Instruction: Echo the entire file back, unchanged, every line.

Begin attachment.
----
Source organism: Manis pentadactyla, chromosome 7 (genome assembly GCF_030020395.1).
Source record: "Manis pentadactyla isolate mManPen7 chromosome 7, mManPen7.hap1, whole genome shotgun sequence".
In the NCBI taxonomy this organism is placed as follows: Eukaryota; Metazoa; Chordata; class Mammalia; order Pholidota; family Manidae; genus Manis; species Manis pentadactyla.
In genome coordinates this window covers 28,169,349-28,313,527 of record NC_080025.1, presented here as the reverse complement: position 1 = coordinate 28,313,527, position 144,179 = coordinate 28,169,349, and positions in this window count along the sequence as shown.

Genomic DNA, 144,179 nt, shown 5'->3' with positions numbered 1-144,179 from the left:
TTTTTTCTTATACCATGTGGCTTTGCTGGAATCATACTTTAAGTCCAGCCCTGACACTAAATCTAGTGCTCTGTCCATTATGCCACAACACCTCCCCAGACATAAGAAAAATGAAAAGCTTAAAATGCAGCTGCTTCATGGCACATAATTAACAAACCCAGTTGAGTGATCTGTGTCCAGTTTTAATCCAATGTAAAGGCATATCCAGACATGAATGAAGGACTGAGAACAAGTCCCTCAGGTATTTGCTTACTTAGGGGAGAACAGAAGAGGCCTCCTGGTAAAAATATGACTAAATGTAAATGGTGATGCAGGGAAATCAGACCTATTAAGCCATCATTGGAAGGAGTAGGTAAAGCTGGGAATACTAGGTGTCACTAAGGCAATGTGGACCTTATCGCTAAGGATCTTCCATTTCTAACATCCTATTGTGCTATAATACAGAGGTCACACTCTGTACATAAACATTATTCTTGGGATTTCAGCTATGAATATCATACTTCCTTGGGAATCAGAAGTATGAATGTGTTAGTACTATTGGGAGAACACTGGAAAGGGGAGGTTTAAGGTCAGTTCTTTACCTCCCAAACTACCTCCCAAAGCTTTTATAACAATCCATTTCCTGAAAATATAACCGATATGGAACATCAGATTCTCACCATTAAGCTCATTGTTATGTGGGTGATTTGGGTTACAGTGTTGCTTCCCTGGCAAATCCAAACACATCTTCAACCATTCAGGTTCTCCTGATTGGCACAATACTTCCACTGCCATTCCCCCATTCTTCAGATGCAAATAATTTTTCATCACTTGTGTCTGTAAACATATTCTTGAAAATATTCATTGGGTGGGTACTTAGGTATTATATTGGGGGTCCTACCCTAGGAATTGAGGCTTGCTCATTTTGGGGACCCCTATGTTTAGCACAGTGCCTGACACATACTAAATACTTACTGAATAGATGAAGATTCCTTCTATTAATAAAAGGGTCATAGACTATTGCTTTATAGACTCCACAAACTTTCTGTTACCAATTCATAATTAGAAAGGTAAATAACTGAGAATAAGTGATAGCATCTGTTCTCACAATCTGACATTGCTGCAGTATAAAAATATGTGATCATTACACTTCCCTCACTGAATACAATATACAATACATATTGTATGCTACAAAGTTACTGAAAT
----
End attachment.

Source organism: Manis pentadactyla, chromosome 7 (genome assembly GCF_030020395.1).
Source record: "Manis pentadactyla isolate mManPen7 chromosome 7, mManPen7.hap1, whole genome shotgun sequence".
In the NCBI taxonomy this organism is placed as follows: Eukaryota; Metazoa; Chordata; class Mammalia; order Pholidota; family Manidae; genus Manis; species Manis pentadactyla.
In genome coordinates this window covers 28,169,349-28,313,527 of record NC_080025.1, presented here as the reverse complement: position 1 = coordinate 28,313,527, position 144,179 = coordinate 28,169,349, and positions in this window count along the sequence as shown.

Genomic DNA, 144,179 nt, shown 5'->3' with positions numbered 1-144,179 from the left:
TTTTTTCTTATACCATGTGGCTTTGCTGGAATCATACTTTAAGTCCAGCCCTGACACTAAATCTAGTGCTCTGTCCATTATGCCACAACACCTCCCCAGACATAAGAAAAATGAAAAGCTTAAAATGCAGCTGCTTCATGGCACATAATTAACAAACCCAGTTGAGTGATCTGTGTCCAGTTTTAATCCAATGTAAAGGCATATCCAGACATGAATGAAGGACTGAGAACAAGTCCCTCAGGTATTTGCTTACTTAGGGGAGAACAGAAGAGGCCTCCTGGTAAAAATATGACTAAATGTAAATGGTGATGCAGGGAAATCAGACCTATTAAGCCATCATTGGAAGGAGTAGGTAAAGCTGGGAATACTAGGTGTCACTAAGGCAATGTGGACCTTATCGCTAAGGATCTTCCATTTCTAACATCCTATTGTGCTATAATACAGAGGTCACACTCTGTACATAAACATTATTCTTGGGATTTCAGCTATGAATATCATACTTCCTTGGGAATCAGAAGTATGAATGTGTTAGTACTATTGGGAGAACACTGGAAAGGGGAGGTTTAAGGTCAGTTCTTTACCTCCCAAACTACCTCCCAAAGCTTTTATAACAATCCATTTCCTGAAAATATAACCGATATGGAACATCAGATTCTCACCATTAAGCTCATTGTTATGTGGGTGATTTGGGTTACAGTGTTGCTTCCCTGGCAAATCCAAACACATCTTCAACCATTCAGGTTCTCCTGATTGGCACAATACTTCCACTGCCATTCCCCCATTCTTCAGATGCAAATAATTTTTCATCACTTGTGTCTGTAAACATATTCTTGAAAATATTCATTGGGTGGGTACTTAGGTATTATATTGGGGGTCCTACCCTAGGAATTGAGGCTTGCTCATTTTGGGGACCCCTATGTTTAGCACAGTGCCTGACACATACTAAATACTTACTGAATAGATGAAGATTCCTTCTATTAATAAAAGGGTCATAGACTATTGCTTTATAGACTCCACAAACTTTCTGTTACCAATTCATAATTAGAAAGGTAAATAACTGAGAATAAGTGATAGCATCTGTTCTCACAATCTGACATTGCTGCAGTATAAAAATATGTGATCATTACACTTCCCTCACTGAATACAATATACAATACATATTGTATGCTACAAAGTTACTGAAAT